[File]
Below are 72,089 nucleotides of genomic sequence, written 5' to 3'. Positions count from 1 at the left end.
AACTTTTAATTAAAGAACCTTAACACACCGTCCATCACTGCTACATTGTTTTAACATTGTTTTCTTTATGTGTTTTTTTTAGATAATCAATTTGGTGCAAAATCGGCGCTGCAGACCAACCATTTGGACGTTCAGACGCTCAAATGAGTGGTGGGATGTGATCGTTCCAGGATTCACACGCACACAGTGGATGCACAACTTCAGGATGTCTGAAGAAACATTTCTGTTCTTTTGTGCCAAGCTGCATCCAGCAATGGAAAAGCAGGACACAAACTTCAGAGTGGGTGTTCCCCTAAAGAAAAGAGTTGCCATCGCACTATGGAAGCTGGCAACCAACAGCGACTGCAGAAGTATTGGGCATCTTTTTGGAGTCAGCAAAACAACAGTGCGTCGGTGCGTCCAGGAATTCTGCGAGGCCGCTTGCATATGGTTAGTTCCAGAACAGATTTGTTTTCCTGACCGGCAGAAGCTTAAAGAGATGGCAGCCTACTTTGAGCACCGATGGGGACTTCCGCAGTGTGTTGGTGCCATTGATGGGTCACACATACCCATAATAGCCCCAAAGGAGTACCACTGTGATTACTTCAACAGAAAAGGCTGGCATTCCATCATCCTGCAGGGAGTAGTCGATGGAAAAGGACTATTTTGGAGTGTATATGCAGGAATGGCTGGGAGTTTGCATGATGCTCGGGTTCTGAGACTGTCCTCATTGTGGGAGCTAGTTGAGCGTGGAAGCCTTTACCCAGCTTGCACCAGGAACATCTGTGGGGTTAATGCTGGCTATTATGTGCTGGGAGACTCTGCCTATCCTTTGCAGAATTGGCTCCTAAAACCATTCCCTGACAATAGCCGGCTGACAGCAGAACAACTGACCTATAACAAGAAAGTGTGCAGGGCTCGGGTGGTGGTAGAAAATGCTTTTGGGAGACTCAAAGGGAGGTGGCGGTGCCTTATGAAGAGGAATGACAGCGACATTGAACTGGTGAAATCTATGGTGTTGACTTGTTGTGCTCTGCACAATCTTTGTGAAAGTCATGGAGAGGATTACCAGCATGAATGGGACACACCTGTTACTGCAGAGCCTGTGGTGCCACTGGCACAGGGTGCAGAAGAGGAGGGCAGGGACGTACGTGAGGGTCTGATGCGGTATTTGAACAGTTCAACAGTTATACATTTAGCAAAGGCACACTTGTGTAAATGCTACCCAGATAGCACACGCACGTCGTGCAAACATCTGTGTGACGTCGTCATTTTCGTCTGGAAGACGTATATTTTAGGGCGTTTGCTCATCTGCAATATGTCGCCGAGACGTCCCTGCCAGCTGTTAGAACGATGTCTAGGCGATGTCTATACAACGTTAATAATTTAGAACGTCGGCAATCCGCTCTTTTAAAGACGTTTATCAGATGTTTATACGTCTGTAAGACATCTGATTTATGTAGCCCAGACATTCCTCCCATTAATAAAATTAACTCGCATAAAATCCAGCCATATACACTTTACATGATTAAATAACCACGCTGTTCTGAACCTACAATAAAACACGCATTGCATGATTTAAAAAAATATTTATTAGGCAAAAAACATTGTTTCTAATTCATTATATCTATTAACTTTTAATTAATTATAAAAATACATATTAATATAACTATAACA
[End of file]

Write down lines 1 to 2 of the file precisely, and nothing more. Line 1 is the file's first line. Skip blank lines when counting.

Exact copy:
Below are 72,089 nucleotides of genomic sequence, written 5' to 3'. Positions count from 1 at the left end.
AACTTTTAATTAAAGAACCTTAACACACCGTCCATCACTGCTACATTGTTTTAACATTGTTTTCTTTATGTGTTTTTTTTAGATAATCAATTTGGTGCAAAATCGGCGCTGCAGACCAACCATTTGGACGTTCAGACGCTCAAATGAGTGGTGGGATGTGATCGTTCCAGGATTCACACGCACACAGTGGATGCACAACTTCAGGATGTCTGAAGAAACATTTCTGTTCTTTTGTGCCAAGCTGCATCCAGCAATGGAAAAGCAGGACACAAACTTCAGAGTGGGTGTTCCCCTAAAGAAAAGAGTTGCCATCGCACTATGGAAGCTGGCAACCAACAGCGACTGCAGAAGTATTGGGCATCTTTTTGGAGTCAGCAAAACAACAGTGCGTCGGTGCGTCCAGGAATTCTGCGAGGCCGCTTGCATATGGTTAGTTCCAGAACAGATTTGTTTTCCTGACCGGCAGAAGCTTAAAGAGATGGCAGCCTACTTTGAGCACCGATGGGGACTTCCGCAGTGTGTTGGTGCCATTGATGGGTCACACATACCCATAATAGCCCCAAAGGAGTACCACTGTGATTACTTCAACAGAAAAGGCTGGCATTCCATCATCCTGCAGGGAGTAGTCGATGGAAAAGGACTATTTTGGAGTGTATATGCAGGAATGGCTGGGAGTTTGCATGATGCTCGGGTTCTGAGACTGTCCTCATTGTGGGAGCTAGTTGAGCGTGGAAGCCTTTACCCAGCTTGCACCAGGAACATCTGTGGGGTTAATGCTGGCTATTATGTGCTGGGAGACTCTGCCTATCCTTTGCAGAATTGGCTCCTAAAACCATTCCCTGACAATAGCCGGCTGACAGCAGAACAACTGACCTATAACAAGAAAGTGTGCAGGGCTCGGGTGGTGGTAGAAAATGCTTTTGGGAGACTCAAAGGGAGGTGGCGGTGCCTTATGAAGAGGAATGACAGCGACATTGAACTGGTGAAATCTATGGTGTTGACTTGTTGTGCTCTGCACAATCTTTGTGAAAGTCATGGAGAGGATTACCAGCATGAATGGGACACACCTGTTACTGCAGAGCCTGTGGTGCCACTGGCACAGGGTGCAGAAGAGGAGGGCAGGGACGTACGTGAGGGTCTGATGCGGTATTTGAACAGTTCAACAGTTATACATTTAGCAAAGGCACACTTGTGTAAATGCTACCCAGATAGCACACGCACGTCGTGCAAACATCTGTGTGACGTCGTCATTTTCGTCTGGAAGACGTATATTTTAGGGCGTTTGCTCATCTGCAATATGTCGCCGAGACGTCCCTGCCAGCTGTTAGAACGATGTCTAGGCGATGTCTATACAACGTTAATAATTTAGAACGTCGGCAATCCGCTCTTTTAAAGACGTTTATCAGATGTTTATACGTCTGTAAGACATCTGATTTATGTAGCCCAGACATTCCTCCCATTAATAAAATTAACTCGCATAAAATCCAGCCATATACACTTTACATGATTAAATAACCACGCTGTTCTGAACCTACAATAAAACACGCATTGCATGATTTAAAAAAATATTTATTAGGCAAAAAACATTGTTTCTAATTCATTATATCTATTAACTTTTAATTAATTATAAAAATACATATTAATATAACTATAACA